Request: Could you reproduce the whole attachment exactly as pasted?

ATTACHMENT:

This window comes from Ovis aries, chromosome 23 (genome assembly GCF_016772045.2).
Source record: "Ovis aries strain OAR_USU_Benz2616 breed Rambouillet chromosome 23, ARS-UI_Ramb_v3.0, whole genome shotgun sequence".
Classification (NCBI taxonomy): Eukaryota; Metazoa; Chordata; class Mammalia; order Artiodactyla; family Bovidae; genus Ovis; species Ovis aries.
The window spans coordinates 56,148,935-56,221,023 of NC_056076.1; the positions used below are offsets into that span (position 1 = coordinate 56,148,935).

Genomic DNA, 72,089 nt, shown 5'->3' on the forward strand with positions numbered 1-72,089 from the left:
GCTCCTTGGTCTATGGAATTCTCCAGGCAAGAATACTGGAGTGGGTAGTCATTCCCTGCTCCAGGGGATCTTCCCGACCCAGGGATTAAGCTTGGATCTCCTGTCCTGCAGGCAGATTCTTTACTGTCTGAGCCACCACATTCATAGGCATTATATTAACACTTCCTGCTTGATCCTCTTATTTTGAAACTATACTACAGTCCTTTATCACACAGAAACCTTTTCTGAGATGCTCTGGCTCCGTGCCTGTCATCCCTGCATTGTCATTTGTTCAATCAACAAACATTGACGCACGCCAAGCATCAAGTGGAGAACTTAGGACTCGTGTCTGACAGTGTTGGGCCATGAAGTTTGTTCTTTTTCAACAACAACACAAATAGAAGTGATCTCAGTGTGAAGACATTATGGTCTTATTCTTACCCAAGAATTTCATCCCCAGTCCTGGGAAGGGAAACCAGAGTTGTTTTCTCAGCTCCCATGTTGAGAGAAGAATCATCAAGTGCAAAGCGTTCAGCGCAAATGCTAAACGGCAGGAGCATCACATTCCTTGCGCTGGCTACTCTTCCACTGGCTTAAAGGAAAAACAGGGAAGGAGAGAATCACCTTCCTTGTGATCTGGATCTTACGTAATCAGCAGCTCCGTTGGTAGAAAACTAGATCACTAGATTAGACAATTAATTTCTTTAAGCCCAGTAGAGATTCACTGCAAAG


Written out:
This window comes from Ovis aries, chromosome 23 (genome assembly GCF_016772045.2).
Source record: "Ovis aries strain OAR_USU_Benz2616 breed Rambouillet chromosome 23, ARS-UI_Ramb_v3.0, whole genome shotgun sequence".
Classification (NCBI taxonomy): Eukaryota; Metazoa; Chordata; class Mammalia; order Artiodactyla; family Bovidae; genus Ovis; species Ovis aries.
The window spans coordinates 56,148,935-56,221,023 of NC_056076.1; the positions used below are offsets into that span (position 1 = coordinate 56,148,935).

Genomic DNA, 72,089 nt, shown 5'->3' on the forward strand with positions numbered 1-72,089 from the left:
GCTCCTTGGTCTATGGAATTCTCCAGGCAAGAATACTGGAGTGGGTAGTCATTCCCTGCTCCAGGGGATCTTCCCGACCCAGGGATTAAGCTTGGATCTCCTGTCCTGCAGGCAGATTCTTTACTGTCTGAGCCACCACATTCATAGGCATTATATTAACACTTCCTGCTTGATCCTCTTATTTTGAAACTATACTACAGTCCTTTATCACACAGAAACCTTTTCTGAGATGCTCTGGCTCCGTGCCTGTCATCCCTGCATTGTCATTTGTTCAATCAACAAACATTGACGCACGCCAAGCATCAAGTGGAGAACTTAGGACTCGTGTCTGACAGTGTTGGGCCATGAAGTTTGTTCTTTTTCAACAACAACACAAATAGAAGTGATCTCAGTGTGAAGACATTATGGTCTTATTCTTACCCAAGAATTTCATCCCCAGTCCTGGGAAGGGAAACCAGAGTTGTTTTCTCAGCTCCCATGTTGAGAGAAGAATCATCAAGTGCAAAGCGTTCAGCGCAAATGCTAAACGGCAGGAGCATCACATTCCTTGCGCTGGCTACTCTTCCACTGGCTTAAAGGAAAAACAGGGAAGGAGAGAATCACCTTCCTTGTGATCTGGATCTTACGTAATCAGCAGCTCCGTTGGTAGAAAACTAGATCACTAGATTAGACAATTAATTTCTTTAAGCCCAGTAGAGATTCACTGCAAAG